Even though it was released last summer, I've only recently got around to properly trying out the Opera Mini browser from Opera Software, but I found that it actually gives a really decent web experience on a mobile device.
Opera Mini works somewhat like the Safari browser in Apple's iPhone, in that it shrinks a web page so that the whole of it is displayed on the handset's screen. Of course, this makes it too small to actually read anything, but you can easily zoom in to any part of the page you are interested in.
It doesn't feature the gesture-based controls of Apple's browser, but a simple tap on the screen with a stylus is arguably quicker, and the browser's back button zooms out again just as quickly.
Unlike Safari, Opera Mini is a thin client browser. This means that web requests are handled by a proxy server operated by Opera, which renders each page and compresses it before sending the resulting page image down to the phone. This means that less data gets sent to your handset, and so browsing eats up less of your monthly data plan.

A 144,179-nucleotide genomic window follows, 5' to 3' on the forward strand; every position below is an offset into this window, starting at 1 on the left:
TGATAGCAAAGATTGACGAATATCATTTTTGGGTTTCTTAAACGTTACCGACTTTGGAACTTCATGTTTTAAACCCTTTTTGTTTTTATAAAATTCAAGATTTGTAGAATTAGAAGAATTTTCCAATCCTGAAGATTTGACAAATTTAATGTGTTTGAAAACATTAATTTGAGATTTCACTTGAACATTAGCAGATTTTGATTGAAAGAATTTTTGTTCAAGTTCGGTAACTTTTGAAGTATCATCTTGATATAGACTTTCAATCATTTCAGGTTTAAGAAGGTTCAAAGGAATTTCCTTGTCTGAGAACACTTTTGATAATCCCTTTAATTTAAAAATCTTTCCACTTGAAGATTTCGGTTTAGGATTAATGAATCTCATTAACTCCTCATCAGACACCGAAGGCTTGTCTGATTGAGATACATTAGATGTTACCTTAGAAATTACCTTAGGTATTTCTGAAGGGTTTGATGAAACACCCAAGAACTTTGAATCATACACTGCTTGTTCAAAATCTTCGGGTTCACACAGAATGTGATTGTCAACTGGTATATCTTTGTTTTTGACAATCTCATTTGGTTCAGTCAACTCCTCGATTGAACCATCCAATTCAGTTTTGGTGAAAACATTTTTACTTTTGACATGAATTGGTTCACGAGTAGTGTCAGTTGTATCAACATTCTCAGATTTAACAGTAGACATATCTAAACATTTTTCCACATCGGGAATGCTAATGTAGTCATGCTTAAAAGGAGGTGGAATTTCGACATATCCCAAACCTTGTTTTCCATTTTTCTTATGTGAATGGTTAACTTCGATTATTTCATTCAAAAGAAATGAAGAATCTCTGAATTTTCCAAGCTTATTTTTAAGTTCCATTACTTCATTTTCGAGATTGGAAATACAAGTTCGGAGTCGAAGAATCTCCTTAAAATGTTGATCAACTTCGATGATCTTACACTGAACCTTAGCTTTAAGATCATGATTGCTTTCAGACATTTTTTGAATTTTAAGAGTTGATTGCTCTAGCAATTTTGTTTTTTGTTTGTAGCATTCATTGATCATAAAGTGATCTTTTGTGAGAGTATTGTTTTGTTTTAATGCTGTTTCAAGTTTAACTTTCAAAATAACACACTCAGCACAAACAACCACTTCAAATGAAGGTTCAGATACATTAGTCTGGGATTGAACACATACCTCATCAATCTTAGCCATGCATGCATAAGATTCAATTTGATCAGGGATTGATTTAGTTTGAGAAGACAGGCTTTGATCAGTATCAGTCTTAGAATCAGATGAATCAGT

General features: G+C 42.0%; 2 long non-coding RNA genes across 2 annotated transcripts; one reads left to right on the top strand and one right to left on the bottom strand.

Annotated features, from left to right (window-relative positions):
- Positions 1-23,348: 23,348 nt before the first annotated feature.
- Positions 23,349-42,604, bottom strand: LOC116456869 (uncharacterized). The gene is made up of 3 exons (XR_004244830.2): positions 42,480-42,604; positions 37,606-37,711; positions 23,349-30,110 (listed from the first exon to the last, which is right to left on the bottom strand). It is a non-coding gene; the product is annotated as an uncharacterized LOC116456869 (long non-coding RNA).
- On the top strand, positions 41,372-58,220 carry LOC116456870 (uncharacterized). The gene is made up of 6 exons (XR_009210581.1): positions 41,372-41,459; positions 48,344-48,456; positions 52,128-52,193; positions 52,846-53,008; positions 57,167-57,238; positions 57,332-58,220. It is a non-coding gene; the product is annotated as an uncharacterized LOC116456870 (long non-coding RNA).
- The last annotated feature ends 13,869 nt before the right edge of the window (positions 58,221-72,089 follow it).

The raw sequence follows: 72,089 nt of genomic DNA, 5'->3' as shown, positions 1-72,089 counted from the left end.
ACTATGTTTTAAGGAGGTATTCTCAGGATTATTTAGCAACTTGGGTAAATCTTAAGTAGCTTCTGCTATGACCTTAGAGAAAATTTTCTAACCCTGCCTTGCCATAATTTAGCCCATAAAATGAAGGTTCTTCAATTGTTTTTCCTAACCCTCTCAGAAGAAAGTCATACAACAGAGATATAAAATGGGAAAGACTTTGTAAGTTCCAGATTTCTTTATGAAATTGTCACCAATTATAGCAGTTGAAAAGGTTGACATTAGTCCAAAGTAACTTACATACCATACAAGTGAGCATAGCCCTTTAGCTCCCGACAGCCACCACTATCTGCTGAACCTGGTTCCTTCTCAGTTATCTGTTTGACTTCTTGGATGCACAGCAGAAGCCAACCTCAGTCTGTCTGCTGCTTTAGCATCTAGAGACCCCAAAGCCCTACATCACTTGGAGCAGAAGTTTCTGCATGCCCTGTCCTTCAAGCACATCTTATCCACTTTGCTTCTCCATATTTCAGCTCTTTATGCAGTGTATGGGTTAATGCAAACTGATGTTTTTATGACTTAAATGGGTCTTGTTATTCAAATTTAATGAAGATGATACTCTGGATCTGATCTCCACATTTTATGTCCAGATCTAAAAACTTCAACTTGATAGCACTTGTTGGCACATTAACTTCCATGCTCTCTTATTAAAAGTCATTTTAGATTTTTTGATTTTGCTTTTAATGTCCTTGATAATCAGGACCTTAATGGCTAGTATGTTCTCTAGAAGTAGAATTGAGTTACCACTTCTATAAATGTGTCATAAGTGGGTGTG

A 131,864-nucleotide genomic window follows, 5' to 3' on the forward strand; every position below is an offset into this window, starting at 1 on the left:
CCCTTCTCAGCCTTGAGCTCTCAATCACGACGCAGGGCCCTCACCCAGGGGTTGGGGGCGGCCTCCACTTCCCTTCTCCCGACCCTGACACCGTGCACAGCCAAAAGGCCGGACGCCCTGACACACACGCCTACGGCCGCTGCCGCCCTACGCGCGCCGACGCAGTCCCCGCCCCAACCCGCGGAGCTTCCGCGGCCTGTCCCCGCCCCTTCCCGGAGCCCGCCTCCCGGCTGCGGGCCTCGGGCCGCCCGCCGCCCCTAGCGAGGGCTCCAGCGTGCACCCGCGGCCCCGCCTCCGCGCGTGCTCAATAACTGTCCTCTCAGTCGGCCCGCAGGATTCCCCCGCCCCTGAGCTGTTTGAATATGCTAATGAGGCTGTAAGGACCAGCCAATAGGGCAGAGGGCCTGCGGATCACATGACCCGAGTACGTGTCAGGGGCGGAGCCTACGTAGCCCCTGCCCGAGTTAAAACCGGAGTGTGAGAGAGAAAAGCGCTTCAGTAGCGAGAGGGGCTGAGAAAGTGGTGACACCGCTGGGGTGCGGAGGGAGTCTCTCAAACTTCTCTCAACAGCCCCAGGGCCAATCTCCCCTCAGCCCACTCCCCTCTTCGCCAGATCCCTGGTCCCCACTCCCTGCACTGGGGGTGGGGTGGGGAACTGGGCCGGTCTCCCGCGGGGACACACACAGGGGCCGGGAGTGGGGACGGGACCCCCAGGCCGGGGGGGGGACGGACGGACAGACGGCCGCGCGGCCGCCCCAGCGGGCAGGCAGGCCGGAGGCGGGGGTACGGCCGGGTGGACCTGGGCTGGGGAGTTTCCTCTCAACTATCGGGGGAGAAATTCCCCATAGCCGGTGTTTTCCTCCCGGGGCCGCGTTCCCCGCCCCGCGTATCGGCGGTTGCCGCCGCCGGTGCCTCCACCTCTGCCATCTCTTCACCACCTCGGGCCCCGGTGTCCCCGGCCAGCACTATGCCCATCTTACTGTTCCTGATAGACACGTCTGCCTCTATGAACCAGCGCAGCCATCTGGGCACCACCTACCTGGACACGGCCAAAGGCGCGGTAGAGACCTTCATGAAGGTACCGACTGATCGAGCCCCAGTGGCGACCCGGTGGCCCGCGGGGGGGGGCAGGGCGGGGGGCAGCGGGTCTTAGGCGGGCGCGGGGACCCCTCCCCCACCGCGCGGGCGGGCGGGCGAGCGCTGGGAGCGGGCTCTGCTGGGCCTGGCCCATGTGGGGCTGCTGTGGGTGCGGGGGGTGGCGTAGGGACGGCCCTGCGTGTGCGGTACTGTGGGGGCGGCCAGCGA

I tested Opera Mini on a Windows Mobile 6 device, and found it handled many common web pages such as BBC News Online very well. However, it does trip up on web-based applications that test for supported browsers before proceeding.
Browsing was reasonably fast, even over a GPRS connection, and even faster when we switched to a Wi-Fi access point. Best of all, Opera Mini is a free download, and works on a broad range of handsets that support Java.
Ceres, located in the asteroid belt, has a carbonaceous-rich upper crust, SwRI study claims
The spacecraft found traces of hydrogen and oxygen molecules, known as hydroxyls, embedded in the rocky surface of the asteroid
The skeleton was unearthed more than 20 years ago in South Africa
Moon's dark side is mountainous, rugged and never visible from the Earth